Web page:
Farm tour of western Sussex County

December 25, 2017

This time of year is a great time to visit western Sussex County's farm operations, many of which are generations-old family farms.

We begin this particular tour at O.A. Newton and Son, 16356 Sussex Highway in Bridgeville. This farm began as a feed and chick business, and now this location includes a supply store with a wonderful gift shop.

The story of this company starts well before its founding. Oliver A. Newton, born 1862, settled in Bridgeville in 1884 and made a living as a fruit farmer. He also served as a member of the state House of Representatives and as a state senator during World War I.

In 1916, his son Warren graduated from what is now the University of Delaware and returned home to his father's farm. At the time, his father had a flock of white leghorn chickens and several small incubators, but they were poor producers. Warren, armed with his education and having taken a three-month course in Poultry Husbandry from Cornell, started blending a more balanced feed for the flock. Flock production and quality of the chickens improved dramatically. This didn't go unnoticed by his neighbors, who began buying a bag or two of his feed when it was available, and a new business was born. The business expanded to include chemicals, farm machinery, appliances and manufactured homes, and has continued to evolve over the last century with each ensuing generation. For more information, find Newton Farm and Ranch on Facebook.

A bit farther down Route 13 South is T.S. Smith's Orchard Point Market on the left. Turn right onto Redden Road and you'll find at the end of the road the original farm market and packing house. T.S. Smith & Sons is an 800-acre family-owned farm in Bridgeville. Thomas Sterling Smith started the business in 1907 and eventually passed it to his sons Walton and Robert, who passed it to their sons Charles Walton Jr. "Walt" and Robert Smith Jr. Today the business is operated by Walt's three sons Thomas, Charles and Matthew. T.S. Smith & Sons is the oldest apple, peach and nectarine operation in Delaware. They also produce asparagus, sweet corn, strawberries, cantaloupe, broccoli, squash and tomatoes, and manage their market in a historic apple-packing house built in 1928, making it the oldest packing house in Delaware. The farm store is open daily from April through December, and various events are held at the farm.

Fun fact: During World War II, the chicken houses on the T.S. Smith & Sons farm were used as a prisoner of war camp for German soldiers. When the war was over, many of the German soldiers chose to stay in the area. For more information, go to

For a change of pace, a little farther south along Route 13, you'll find Antique Alley of Bridgeville, offering a huge and varied collection of antique, vintage and collectible items. To find out more, go to

Just a little farther south, enjoy lunch at Jimmy's Grille. The location in Bridgeville began as a Tastee-Freez in 1984. It was converted into Jimmy's Grille Restaurant in 1993, and quickly became famous for its fried chicken, huge portions and homemade desserts. For more information, go to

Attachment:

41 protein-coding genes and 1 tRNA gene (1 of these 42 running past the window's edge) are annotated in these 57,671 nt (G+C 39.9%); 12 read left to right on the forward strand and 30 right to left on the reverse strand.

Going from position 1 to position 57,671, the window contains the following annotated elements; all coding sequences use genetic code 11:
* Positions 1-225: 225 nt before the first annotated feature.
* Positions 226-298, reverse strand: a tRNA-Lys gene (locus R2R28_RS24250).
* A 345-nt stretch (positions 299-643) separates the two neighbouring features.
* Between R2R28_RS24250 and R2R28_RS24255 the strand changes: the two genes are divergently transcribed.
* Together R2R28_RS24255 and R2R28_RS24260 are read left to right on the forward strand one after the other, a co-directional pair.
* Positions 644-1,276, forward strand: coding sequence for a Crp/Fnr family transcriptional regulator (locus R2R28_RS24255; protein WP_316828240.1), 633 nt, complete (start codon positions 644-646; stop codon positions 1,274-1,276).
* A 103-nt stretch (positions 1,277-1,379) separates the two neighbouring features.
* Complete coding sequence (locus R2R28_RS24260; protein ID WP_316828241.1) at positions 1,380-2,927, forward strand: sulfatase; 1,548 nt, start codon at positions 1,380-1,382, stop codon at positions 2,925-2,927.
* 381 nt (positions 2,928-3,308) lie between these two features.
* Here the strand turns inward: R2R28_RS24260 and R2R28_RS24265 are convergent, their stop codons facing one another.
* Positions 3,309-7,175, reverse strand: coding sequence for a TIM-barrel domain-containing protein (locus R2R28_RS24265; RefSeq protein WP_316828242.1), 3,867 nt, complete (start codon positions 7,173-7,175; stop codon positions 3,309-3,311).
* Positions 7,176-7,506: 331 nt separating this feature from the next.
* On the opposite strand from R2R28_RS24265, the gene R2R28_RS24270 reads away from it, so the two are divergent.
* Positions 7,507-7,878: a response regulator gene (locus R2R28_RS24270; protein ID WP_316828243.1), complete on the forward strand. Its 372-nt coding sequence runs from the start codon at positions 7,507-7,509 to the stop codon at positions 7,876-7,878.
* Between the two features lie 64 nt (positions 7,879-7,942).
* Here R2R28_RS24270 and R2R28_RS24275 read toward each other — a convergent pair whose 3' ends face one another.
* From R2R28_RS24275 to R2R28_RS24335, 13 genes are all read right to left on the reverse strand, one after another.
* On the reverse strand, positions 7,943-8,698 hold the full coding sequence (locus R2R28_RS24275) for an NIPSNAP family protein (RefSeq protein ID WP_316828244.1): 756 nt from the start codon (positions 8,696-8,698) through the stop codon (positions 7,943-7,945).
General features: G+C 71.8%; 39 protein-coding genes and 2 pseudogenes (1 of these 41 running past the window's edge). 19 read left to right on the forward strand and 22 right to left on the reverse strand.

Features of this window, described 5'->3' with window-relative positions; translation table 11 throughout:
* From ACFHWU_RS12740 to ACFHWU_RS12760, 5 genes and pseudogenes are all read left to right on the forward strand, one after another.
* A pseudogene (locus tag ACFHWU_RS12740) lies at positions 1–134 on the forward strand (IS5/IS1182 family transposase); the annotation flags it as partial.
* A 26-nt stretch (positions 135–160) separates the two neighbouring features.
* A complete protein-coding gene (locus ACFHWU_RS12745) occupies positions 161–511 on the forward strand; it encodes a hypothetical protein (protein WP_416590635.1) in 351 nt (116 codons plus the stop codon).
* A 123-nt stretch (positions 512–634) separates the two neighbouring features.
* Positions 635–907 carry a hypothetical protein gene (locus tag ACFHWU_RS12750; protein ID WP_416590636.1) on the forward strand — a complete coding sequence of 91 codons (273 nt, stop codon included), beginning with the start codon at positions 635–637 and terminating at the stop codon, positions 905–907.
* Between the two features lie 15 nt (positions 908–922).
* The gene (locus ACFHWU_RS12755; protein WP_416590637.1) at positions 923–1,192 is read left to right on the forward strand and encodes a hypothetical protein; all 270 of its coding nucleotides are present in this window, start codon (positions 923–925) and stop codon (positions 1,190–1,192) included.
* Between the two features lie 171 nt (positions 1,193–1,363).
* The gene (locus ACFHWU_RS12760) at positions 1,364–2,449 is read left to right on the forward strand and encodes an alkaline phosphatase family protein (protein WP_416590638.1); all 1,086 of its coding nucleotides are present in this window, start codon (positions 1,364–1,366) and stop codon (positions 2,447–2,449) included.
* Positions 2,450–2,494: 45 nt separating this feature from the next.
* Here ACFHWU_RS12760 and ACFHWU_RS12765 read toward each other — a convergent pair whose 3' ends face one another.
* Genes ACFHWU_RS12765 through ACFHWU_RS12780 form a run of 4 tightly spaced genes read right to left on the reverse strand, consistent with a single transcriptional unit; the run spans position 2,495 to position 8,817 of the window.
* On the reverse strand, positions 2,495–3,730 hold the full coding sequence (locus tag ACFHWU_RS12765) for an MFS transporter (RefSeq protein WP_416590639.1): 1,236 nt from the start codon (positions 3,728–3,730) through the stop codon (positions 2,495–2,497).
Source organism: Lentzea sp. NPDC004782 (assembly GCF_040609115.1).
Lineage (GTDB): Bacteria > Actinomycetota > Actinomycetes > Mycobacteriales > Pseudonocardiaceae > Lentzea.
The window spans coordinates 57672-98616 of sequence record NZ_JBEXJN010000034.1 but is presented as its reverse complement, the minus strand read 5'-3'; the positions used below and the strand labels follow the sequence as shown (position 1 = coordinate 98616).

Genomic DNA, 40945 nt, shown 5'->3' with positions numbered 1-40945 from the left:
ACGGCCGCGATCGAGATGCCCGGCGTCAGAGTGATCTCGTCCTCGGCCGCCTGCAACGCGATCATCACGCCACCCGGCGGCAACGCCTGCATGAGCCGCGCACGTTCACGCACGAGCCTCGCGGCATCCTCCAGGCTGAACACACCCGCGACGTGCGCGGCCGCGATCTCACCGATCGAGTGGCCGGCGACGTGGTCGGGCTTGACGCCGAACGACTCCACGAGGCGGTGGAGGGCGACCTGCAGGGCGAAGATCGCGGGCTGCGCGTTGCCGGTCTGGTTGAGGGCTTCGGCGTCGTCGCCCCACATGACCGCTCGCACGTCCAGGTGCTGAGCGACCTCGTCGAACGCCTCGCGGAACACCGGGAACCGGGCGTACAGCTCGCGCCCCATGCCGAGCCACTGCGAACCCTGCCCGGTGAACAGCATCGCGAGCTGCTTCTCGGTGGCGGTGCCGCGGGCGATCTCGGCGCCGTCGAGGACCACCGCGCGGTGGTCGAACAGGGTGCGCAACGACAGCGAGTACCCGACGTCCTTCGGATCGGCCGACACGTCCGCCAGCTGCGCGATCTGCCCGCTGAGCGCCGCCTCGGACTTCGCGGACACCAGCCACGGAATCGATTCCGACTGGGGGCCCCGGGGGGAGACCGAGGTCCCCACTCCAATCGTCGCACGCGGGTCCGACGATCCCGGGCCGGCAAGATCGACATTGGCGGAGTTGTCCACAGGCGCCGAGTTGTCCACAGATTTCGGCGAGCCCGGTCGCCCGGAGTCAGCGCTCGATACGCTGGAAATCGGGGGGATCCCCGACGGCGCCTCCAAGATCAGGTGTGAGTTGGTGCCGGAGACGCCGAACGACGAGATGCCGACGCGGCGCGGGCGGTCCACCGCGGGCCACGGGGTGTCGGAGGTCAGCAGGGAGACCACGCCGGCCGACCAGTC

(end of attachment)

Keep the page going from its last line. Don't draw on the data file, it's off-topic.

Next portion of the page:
South of Jimmy's Grille, turn left off Route 13 onto Seashore Highway (Route 404) and you'll come to the Evans’ third-generation family farm, produce market, and Frozen Farmer, at 9843 Seashore Highway, Bridgeville. Joseph and Rebecca Evans established Evans Farms in 1943. In the beginning the farm produced many different fruit and vegetable crops including pumpkins, peaches and asparagus. There were a packing facility and a gift shop on the farm.

In 2000, Kevin, the third generation, became a partner in the family business with his father Joe, and helped diversify the business with processing products that included spinach, peas, lima beans, sweet corn, string beans and pickling cucumbers. He also transitioned the roadside wagon to an on-farm produce market, Evans Farms Produce, selling local asparagus, canary melons, cantaloupes, cucumbers, eggplant, lettuce, peaches, strawberries, string beans, sweet corn, squash, tomatoes, and watermelons among many other local produce items. In 2005, Kevin became the sole owner and operator of his family farm at age 27 after his father, Joe, died in the line of duty with the Bridgeville Fire Co.

In 2015, Kevin, his wife Katey and her mother "Momma Jo" began their sister business, Frozen Farmer, an on-farm creamery and sorbet shop. It aimed to bring fresher alternatives to families by centering the menu on the farm-fresh ingredients grown and harvested at Evans Farms (sweet corn cream, anyone?) In 2016, they opened Delaware's first drive-through produce market along with a larger on-farm market. The facility, located one mile east of Route 13, is equipped with a carport where customers can drive their vehicles through the building and place their grocery order. The new Evans Farms building also boasts a spacious general store area where customers can shop amongst a 12-foot indoor grain silo and 10-foot indoor windmill. Together, Evans Farms and The Frozen Farmer host festivals and events at the farm for the community on a monthly basis throughout the farming season. Today, Evans Farms tills more than 2,000 acres in Delaware. For more information, go to and

For information on additional farm tours and agritourism sites in Sussex County, go to Southern Delaware Tourism's Farm Adventures page at

As always, safe travels and please watch your speed as you travel through our small towns. Speed limits are enforced. To do more armchair exploring of Southern Delaware, go to, then go take a ride!

Hildegard W. Rieger is owner of Relaxing Tours LLC. Read more of her columns at

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